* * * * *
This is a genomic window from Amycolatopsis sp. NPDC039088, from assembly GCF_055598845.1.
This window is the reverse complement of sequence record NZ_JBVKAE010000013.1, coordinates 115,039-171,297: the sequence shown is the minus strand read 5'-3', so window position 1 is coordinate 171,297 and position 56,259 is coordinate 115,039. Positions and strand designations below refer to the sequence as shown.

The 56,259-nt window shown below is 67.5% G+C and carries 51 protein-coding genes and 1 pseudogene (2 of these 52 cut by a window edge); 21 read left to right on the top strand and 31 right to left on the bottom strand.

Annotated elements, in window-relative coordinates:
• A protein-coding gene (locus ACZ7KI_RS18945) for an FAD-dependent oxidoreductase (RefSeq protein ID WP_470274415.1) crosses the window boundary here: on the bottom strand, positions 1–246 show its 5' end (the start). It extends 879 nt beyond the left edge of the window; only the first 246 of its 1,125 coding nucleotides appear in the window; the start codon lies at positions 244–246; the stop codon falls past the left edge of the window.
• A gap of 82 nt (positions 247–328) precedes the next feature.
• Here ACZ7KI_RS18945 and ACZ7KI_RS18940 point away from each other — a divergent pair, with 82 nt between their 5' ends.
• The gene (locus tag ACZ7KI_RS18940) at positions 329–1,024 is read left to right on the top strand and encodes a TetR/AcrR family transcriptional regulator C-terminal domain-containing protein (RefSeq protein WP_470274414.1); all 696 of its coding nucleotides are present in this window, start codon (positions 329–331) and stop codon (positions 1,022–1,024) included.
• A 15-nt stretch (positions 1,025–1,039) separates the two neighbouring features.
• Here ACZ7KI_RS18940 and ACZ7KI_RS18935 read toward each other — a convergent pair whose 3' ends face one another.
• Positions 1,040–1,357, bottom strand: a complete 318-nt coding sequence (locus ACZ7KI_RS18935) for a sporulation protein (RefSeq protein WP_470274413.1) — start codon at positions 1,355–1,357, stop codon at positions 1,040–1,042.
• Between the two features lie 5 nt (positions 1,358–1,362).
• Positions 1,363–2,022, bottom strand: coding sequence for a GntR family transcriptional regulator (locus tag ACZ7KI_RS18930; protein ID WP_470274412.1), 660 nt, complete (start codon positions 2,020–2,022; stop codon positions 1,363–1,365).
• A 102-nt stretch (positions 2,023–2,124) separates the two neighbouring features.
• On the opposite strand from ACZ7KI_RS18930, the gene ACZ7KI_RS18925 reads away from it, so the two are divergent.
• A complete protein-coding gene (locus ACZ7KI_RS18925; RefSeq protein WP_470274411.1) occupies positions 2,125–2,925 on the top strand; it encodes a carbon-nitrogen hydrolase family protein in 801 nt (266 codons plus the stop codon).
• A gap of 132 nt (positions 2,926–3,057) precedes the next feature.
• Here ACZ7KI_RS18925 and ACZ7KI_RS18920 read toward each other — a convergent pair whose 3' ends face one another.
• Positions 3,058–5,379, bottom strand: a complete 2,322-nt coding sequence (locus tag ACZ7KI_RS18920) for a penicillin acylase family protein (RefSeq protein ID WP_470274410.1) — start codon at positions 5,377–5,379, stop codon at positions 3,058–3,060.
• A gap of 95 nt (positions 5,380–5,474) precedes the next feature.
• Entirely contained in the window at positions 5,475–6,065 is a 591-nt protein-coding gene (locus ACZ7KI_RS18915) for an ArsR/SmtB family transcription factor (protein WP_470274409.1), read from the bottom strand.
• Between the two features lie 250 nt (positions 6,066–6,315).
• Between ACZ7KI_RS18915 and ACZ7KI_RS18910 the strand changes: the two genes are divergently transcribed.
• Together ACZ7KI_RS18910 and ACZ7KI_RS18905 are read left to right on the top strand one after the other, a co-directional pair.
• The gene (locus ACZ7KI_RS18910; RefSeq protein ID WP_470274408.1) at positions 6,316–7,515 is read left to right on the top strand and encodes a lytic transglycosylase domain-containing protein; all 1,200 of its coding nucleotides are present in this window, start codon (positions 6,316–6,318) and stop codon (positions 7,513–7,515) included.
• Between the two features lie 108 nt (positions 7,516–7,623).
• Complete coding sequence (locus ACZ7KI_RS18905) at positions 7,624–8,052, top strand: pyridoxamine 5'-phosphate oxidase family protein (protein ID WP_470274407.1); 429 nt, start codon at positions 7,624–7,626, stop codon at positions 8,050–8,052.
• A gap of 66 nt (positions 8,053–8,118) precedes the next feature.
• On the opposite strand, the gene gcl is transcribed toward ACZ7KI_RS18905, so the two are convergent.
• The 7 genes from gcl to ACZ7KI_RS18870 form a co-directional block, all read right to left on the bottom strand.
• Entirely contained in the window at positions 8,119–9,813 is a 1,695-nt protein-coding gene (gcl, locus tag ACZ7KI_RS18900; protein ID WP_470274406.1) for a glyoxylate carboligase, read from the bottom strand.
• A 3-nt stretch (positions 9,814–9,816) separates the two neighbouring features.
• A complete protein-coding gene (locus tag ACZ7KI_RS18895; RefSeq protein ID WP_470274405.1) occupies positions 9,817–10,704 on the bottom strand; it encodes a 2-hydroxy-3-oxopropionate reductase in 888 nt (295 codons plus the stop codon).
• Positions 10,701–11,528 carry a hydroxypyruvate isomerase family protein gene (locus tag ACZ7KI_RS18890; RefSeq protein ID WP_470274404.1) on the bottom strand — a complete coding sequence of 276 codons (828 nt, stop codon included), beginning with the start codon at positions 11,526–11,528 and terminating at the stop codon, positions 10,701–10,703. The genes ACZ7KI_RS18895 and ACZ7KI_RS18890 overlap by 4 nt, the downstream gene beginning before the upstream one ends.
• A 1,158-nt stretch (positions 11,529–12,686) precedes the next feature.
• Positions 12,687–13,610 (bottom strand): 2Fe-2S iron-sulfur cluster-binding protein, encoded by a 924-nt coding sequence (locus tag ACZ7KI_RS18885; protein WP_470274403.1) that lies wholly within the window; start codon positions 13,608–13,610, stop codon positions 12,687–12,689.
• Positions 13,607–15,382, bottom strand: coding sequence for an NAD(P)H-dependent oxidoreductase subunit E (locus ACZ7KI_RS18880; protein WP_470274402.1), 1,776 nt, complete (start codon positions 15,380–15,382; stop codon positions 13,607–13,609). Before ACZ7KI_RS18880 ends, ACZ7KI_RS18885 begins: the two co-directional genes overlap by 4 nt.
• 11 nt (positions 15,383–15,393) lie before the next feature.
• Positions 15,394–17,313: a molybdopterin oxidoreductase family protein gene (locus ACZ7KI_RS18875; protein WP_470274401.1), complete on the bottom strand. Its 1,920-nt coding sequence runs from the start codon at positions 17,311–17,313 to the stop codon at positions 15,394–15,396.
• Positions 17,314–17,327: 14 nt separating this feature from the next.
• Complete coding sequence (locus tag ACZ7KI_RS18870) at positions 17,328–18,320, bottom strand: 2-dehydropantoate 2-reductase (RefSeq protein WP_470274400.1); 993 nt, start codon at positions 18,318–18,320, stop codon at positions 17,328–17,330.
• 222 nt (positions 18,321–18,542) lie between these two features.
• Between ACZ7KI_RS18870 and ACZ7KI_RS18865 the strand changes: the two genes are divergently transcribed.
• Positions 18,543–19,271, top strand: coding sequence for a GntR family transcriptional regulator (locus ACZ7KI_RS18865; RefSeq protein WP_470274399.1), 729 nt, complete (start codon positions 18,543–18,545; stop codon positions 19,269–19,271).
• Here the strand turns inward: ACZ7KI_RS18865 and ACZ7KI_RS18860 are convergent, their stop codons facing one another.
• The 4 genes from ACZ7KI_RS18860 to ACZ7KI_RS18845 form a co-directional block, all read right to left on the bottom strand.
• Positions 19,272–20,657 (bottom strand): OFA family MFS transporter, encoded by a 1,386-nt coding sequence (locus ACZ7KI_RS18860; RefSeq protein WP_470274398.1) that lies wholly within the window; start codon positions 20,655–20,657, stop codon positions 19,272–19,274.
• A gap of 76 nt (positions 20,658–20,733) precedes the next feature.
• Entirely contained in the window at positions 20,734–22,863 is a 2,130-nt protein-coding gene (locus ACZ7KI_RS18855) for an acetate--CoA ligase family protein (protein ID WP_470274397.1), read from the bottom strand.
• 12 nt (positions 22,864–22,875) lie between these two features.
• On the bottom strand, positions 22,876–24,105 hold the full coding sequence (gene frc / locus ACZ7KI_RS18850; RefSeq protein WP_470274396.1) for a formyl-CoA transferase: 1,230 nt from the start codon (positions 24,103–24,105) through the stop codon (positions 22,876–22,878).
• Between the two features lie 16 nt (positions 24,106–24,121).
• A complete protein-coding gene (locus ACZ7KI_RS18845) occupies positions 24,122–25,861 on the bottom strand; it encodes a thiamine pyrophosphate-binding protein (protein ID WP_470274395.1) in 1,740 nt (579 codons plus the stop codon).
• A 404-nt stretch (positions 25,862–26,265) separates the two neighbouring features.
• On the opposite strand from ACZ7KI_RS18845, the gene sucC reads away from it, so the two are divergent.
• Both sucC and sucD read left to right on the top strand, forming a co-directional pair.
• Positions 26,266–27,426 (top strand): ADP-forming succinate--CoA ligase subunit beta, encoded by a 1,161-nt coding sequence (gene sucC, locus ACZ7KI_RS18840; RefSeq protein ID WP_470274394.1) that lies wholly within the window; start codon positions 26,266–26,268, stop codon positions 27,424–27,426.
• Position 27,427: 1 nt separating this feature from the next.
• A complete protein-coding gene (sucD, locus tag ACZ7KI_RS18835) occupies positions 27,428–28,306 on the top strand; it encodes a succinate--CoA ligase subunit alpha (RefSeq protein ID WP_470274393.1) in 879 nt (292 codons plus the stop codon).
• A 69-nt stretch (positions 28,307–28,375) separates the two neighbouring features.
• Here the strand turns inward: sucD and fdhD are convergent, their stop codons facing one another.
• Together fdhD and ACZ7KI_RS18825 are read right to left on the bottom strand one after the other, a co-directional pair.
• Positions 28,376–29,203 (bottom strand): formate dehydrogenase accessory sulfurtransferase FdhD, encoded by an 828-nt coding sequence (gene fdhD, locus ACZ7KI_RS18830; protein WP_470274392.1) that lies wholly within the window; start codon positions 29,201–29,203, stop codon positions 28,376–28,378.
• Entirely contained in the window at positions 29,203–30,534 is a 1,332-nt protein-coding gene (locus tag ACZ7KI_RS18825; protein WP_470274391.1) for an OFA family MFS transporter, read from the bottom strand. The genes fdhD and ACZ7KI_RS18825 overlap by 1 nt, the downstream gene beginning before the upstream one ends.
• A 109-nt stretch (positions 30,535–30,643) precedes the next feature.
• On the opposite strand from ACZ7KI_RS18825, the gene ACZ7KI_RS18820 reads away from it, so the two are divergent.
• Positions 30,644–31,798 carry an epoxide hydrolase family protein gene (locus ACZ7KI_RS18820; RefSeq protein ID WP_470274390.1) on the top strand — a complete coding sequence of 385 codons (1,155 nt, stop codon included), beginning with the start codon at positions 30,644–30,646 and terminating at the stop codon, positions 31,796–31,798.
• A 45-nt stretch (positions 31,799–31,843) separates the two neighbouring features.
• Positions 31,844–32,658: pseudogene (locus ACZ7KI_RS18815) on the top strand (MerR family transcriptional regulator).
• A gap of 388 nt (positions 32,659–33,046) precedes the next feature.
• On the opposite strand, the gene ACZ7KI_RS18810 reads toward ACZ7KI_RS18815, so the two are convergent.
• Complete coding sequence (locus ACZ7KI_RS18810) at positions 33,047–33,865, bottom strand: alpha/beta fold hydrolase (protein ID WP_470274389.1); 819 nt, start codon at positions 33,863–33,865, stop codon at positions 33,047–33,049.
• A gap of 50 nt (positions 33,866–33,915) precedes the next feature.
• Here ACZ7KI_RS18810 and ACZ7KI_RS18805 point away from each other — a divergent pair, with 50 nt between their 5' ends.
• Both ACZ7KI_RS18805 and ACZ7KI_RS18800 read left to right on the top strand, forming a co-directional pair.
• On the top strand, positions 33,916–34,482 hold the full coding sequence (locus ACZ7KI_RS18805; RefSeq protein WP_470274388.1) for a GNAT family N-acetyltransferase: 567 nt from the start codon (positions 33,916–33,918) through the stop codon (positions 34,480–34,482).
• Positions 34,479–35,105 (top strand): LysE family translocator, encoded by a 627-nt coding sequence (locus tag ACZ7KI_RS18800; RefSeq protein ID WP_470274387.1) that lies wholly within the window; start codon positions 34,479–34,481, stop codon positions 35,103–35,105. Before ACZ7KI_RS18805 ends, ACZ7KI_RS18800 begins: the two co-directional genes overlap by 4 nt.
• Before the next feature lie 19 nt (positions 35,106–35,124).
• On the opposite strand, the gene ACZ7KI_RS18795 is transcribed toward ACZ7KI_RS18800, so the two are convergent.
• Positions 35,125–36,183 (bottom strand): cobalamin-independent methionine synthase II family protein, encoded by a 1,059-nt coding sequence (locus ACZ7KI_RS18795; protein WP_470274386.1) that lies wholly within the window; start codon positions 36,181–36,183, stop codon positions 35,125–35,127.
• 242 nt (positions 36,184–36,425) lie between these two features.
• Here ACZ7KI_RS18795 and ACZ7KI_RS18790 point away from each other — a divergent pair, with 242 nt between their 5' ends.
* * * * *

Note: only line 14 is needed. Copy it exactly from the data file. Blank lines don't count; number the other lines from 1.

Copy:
• A 102-nt stretch (positions 2,023–2,124) separates the two neighbouring features.